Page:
Ever wondered how to survive a recession? Did you think that was even possible? Not only can you survive a recession but you can also benefit from it whether the market slows down or falls into a deep recession. How you manage your workforce, debt and decisions can make all the difference. In order to accomplish this, companies must be flexible and willing to adjust. Join me as I share my personal experience, tips I implemented for my business and how I was able to double our revenue during the last recession.
An emergency fund should be a cushion you have that will help you stay afloat for a few months. Whether it is used during a recession or unexpected emergencies. Total up your monthly expenses and multiply that by the number of months you would like your fund to cover.
$1,000 monthly expenses
x 6 months
$6,000 would be the amount you need to for your emergency fund.
I reduced thousands of dollars by reducing and consolidating my business subscriptions. You will come to realize that you may not have used a percentage of your subscriptions but were paying for them either way.
Start by looking at subscriptions that are similar and keep the one that your company has used the most. For example, we’ve used Miro and Lucid Chart, I find Lucid Chart more beneficial to my business. There is no reason to have 2 subscriptions that are similar.
Next, look through the more expensive subscriptions and figure out which you can live without for the time being.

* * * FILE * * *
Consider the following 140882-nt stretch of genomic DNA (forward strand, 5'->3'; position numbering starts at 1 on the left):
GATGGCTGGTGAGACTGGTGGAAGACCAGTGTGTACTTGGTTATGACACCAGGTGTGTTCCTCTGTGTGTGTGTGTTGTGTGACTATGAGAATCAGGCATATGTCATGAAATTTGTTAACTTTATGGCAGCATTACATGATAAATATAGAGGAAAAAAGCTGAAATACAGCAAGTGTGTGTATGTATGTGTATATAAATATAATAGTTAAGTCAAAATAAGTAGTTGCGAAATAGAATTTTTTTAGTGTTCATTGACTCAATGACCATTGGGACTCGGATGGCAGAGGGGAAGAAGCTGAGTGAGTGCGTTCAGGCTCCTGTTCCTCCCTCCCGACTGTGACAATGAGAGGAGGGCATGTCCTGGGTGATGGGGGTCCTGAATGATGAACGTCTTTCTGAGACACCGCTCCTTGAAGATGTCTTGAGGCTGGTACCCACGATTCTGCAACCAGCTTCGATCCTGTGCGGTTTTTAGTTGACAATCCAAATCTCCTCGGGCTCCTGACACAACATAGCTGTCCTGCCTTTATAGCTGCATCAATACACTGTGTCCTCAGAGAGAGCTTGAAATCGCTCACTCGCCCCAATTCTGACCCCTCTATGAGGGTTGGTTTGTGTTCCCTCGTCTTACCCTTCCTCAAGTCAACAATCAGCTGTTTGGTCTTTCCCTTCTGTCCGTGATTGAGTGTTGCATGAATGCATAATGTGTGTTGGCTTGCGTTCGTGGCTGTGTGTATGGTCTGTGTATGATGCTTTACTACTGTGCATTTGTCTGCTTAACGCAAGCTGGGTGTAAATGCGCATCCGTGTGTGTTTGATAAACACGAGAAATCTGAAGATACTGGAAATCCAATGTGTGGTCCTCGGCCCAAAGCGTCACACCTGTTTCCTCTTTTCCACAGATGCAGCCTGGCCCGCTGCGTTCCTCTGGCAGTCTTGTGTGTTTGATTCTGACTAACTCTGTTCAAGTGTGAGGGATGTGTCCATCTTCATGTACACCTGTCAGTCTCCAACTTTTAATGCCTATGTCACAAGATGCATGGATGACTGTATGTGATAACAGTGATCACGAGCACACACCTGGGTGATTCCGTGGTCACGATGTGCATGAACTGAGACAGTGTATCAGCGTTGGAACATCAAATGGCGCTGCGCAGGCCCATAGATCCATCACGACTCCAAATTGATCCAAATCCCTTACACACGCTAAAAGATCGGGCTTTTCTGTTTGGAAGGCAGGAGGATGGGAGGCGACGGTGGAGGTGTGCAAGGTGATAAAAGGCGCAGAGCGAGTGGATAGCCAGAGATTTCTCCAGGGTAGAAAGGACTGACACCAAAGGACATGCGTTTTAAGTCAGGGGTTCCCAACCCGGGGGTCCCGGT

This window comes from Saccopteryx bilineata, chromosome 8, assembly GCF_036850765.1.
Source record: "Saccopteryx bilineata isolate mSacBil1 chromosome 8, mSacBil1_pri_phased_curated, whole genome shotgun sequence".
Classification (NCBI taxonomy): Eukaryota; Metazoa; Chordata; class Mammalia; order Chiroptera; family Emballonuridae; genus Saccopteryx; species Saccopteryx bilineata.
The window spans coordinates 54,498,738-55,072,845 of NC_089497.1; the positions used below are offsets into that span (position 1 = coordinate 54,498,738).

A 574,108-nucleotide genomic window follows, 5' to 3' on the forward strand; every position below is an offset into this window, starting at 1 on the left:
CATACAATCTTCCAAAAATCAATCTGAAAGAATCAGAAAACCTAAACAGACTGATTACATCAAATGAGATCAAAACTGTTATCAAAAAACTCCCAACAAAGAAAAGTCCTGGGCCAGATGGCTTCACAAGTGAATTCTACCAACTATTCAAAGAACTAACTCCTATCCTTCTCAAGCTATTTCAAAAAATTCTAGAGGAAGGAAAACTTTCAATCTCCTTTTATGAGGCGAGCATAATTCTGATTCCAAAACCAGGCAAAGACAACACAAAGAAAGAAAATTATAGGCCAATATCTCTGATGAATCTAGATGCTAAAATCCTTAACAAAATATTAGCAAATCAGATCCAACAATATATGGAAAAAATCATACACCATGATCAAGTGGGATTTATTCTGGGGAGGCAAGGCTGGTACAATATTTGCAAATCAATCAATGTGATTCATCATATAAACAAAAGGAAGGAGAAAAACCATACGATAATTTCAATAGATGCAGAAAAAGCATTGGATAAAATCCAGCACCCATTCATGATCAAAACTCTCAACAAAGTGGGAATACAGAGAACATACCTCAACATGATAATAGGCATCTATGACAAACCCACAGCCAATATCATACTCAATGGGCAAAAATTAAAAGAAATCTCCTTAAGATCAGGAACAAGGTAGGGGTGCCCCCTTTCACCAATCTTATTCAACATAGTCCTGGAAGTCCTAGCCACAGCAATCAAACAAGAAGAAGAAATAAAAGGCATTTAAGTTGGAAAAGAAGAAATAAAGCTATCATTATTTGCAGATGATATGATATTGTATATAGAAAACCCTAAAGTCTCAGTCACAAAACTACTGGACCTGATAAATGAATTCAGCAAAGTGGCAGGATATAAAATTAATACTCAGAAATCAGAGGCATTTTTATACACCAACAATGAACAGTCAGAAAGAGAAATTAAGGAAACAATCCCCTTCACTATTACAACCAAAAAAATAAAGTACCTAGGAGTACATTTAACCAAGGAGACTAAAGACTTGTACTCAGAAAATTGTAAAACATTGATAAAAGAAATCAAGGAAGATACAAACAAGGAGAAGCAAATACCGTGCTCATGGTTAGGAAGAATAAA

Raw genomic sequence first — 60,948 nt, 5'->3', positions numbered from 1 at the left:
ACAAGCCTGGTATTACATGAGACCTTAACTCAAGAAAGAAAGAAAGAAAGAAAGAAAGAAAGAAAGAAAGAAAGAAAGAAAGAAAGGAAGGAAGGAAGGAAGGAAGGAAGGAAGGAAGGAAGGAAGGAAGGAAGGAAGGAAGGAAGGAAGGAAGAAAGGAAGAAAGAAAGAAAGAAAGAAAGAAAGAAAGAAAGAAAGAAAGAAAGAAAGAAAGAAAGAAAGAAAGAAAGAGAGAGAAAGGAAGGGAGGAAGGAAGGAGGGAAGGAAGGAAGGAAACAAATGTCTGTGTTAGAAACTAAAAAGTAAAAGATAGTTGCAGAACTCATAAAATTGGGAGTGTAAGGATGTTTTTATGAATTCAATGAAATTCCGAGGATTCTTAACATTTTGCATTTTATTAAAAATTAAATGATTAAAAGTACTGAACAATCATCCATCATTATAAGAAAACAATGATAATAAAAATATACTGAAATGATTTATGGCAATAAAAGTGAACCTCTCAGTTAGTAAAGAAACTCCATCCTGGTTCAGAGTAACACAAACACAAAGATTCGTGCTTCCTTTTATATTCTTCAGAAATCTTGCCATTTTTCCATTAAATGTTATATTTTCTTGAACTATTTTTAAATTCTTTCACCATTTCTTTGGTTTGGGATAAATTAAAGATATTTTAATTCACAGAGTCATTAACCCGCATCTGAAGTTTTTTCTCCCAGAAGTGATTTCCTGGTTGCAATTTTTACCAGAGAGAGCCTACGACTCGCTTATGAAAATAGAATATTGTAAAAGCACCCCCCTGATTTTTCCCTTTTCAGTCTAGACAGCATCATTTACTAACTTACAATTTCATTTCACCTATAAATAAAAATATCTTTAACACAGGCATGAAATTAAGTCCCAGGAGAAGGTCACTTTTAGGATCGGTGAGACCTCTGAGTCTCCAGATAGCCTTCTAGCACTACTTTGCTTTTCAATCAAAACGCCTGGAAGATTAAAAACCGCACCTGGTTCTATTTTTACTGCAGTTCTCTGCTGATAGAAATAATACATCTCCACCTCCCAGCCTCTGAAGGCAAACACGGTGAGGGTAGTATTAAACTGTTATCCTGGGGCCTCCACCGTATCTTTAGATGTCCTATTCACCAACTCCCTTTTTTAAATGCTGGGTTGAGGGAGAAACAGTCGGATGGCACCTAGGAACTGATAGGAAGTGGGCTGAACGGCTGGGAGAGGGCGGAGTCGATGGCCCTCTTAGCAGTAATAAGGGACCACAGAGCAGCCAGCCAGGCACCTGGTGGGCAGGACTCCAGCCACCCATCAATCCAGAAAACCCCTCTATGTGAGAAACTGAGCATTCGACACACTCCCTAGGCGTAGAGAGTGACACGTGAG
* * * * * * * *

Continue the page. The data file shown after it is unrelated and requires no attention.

Automating your business reduces the number of mistakes made. You don’t have to rely on an employee to fix these mistakes. Automation can be more efficient and reduces the manpower spent on certain tasks which then saves you money.
Create two lists of vendors, on one list the vendors that bring you the most value and the other a list of vendors that are mediocre or not that good. Contact the first list of valuable vendors, be honest and talked to them about your fears of a recession. Renegotiate your agreement from a point of trying to preserve cash in your company to survive the recession not because you’re being cheap.
Your second list should be used to weed out the vendors that need to be replaced. There’s no doubt that you can find someone else with the same product/service at a cheaper rate.
People tend to not pay what you are owed after the market has gone down. Tackle accounts receivable before the market goes down.
Collect as much money as possible, one trick of collecting money is by giving clients some kind of benefit, a small discount that you will provide on the next purchase.
Expansion plans will be connected to partnership agreements with people that don’t cost you any money or make use of your existing manpower. For example, when we need to fill our employees time, we make use of that time by creating Zoho extensions. Our employees can generate products that will be sold to the marketplace and of course make money immediately.
Talking about a recession with your employees seems a bit taboo. In my experience it seems like the best practice. Employees may already have a sense of what is going on by the lack of workload. Not acknowledging this can affect productivity. Level with them on the company’s future and what the plan is moving forward. People don’t want to lose their jobs, being honest with them will motivate them to utilize their time in an effective way.
You can learn about more tips and recommendations on how to survive the next recession in the below video: